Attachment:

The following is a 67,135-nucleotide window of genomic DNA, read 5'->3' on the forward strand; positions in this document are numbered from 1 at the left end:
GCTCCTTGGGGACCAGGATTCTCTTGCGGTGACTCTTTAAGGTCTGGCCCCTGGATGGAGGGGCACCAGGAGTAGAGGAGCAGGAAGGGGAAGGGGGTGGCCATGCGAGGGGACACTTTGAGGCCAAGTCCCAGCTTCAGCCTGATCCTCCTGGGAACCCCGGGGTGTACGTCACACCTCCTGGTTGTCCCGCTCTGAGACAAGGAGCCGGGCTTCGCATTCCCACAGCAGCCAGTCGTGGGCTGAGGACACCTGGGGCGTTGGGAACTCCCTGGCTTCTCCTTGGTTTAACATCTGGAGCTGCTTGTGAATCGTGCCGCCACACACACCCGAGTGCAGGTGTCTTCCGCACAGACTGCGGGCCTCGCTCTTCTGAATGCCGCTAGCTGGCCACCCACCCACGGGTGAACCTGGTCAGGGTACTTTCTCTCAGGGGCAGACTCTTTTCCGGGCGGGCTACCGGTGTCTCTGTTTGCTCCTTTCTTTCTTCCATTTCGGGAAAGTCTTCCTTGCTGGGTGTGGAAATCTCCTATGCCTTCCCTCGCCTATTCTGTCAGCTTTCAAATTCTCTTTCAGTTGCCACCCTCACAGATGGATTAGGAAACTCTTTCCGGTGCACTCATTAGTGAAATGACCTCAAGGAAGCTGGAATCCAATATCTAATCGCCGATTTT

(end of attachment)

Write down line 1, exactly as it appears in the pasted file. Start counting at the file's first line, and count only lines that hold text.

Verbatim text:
The following is a 67,135-nucleotide window of genomic DNA, read 5'->3' on the forward strand; positions in this document are numbered from 1 at the left end: